I really didn’t think I’d be able to read all the way through Recipe for Joy: A Stepmom’s Story of Finding Faith, Following Love, and Feeding a Family by Robin Davis (Loyola Press) in time for today’s blog tour. I figured, at best, I’d sit down with the prologue, peruse a few pages, and make a stab at saying something. But this book pulled me in from the very first paragraph and kept me reading long past the time I had allotted myself. In fact, I’m still reading, slowly, happily, hungrily. I’m about three-quarters of the way through, but I don’t want to rush it because there is so much to savor — beautiful writing, a surprising and heartfelt and faith-filled story, recipes, humor, family, motherhood. Everything you could ask for, really.
This is a wonderful book on so many levels. I’m already making a mental list of people I know who would love to read it. Get it for yourself, get it for a friend, get it for a woman you love just in time for Mother’s Day. (With express shipping you can still make it if you order it today.) Recipe for Joy is like sitting down to have a cup of coffee with a good friend. There is comforting, powerful, challenging, joyful sisterhood here.
I was fortunate to be able to ask the author, who’s been a food writer for almost 20 years, a few questions about her book and her life. Here’s how our email conversation played out (and don’t miss the great little book trailer at the end of our Q&A):
NSS: If you had to sum up in just one or two lines what you hope readers take away from your book, what would it be?
Robin: A sense of hope. Life is full of struggles but it’s full of joy, too. We all need to help each other on this journey. We need each other to make it through the dark times and to celebrate life’s high points.
NSS: Having written a book that includes a lot of my own moments of grief, I know how emotional this kind of book project can be. What was the writing of this book like for you? Was it hard to revisit those difficult times? Was it cathartic?
Robin: It was difficult and cathartic. I cried when I wrote about my parents’ deaths and some of the struggles of my childhood, like my mother’s alcoholism. It took me back to those times, forced me to relive the grief. But there was a therapeutic quality to putting it down on paper, too, so all of it didn’t just live in my head and in my heart. And since Recipe For Joy has been published, I’ve heard from others who’ve had similar experiences in loss and grief. It gives me great comfort to think my words might make someone feel less alone. Sometimes I think we believe there’s no one who has been through what we have, but in reality, there’s a whole community of people with similar experiences.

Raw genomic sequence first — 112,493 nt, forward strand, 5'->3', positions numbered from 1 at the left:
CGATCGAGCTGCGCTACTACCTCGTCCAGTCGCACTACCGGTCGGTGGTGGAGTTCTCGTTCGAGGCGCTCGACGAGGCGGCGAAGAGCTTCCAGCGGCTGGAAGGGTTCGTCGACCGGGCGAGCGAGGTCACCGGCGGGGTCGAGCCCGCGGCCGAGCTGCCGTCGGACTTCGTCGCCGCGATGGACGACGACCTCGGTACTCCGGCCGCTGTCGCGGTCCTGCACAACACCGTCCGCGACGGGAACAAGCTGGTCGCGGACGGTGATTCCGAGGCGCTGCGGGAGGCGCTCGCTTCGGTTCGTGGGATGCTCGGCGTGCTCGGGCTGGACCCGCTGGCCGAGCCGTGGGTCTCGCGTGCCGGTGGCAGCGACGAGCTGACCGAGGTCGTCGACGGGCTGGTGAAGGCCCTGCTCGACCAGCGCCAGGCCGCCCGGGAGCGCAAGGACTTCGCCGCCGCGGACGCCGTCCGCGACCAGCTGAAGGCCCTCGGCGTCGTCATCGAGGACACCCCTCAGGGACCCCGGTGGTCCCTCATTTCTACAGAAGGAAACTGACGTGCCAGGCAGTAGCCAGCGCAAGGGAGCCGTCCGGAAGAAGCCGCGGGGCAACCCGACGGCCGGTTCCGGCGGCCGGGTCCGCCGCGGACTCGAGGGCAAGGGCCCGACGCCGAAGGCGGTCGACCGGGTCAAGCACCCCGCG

NSS: What I love about this book is the element of surprise — from the personal details about your San Francisco life to the ways you allow yourself to be vulnerable before the reader as you face new and unexpected losses, changes, challenges, joys. I think it gives people hope and reminds them of their blessings, and at the same time it encourages them to be open to the whisper of the Spirit. What would you say to someone facing a difficult situation or tough choice in their life? How can faith and prayer get them to where they need to go?
Robin: In times of great pain and crisis, I think we sometimes feel like we can’t even pray, can’t form the words to ask God for help. When my father died, I could only manage the word “please.” Not even “please help me.” The key, I think, is just opening your heart to God. Don’t turn away, but turn toward him. And look around you, look for the people he’s put in your life to help you. When your own pain inside is too great, look outside yourself. Where can you help someone else? Something as small as giving a stranger a smile or putting an extra dollar in a tip jar can make the other person feel so much better. That will, in turn, make you feel better, even if just a smidge, too.
NSS: How did your step-children contribute to the book? How did they feel about being part of it?
Robin: I had Ben, Molly and Sarah read the proposal before I allowed it to be sent out. I did the same with the first draft. It started great conversations among us about things they remembered differently or even things they didn’t know at all. They have been enormously supportive.
NSS: How did you come up with the idea for structuring the book like a meal, and how did you choose the recipes that end each chapter?
Robin: As a food writer, I relate much of my life to food, so setting this up as a menu was a natural for me. But I also wanted to give the story a celebratory quality, despite the parts about struggle and loss. Food is something everyone relates to on some level — I don’t think it’s an accident that so many stories in the Bible include food.
The recipes are all dishes that my family enjoys. Some, like the baked goat cheese salad, are slightly fancier variations on everyday meals we shared together. Others, like the beef tenderloin, are dishes we enjoyed on holidays or at other family gatherings
NSS: Will you be doing any appearances or signings?
Robin: I’m doing a cooking class/book signing at Dorothy Lane Market in Dayton on June 23 and another at the North Market in Columbus on July 28. I list all of my appearances on my website: robincdavis.com.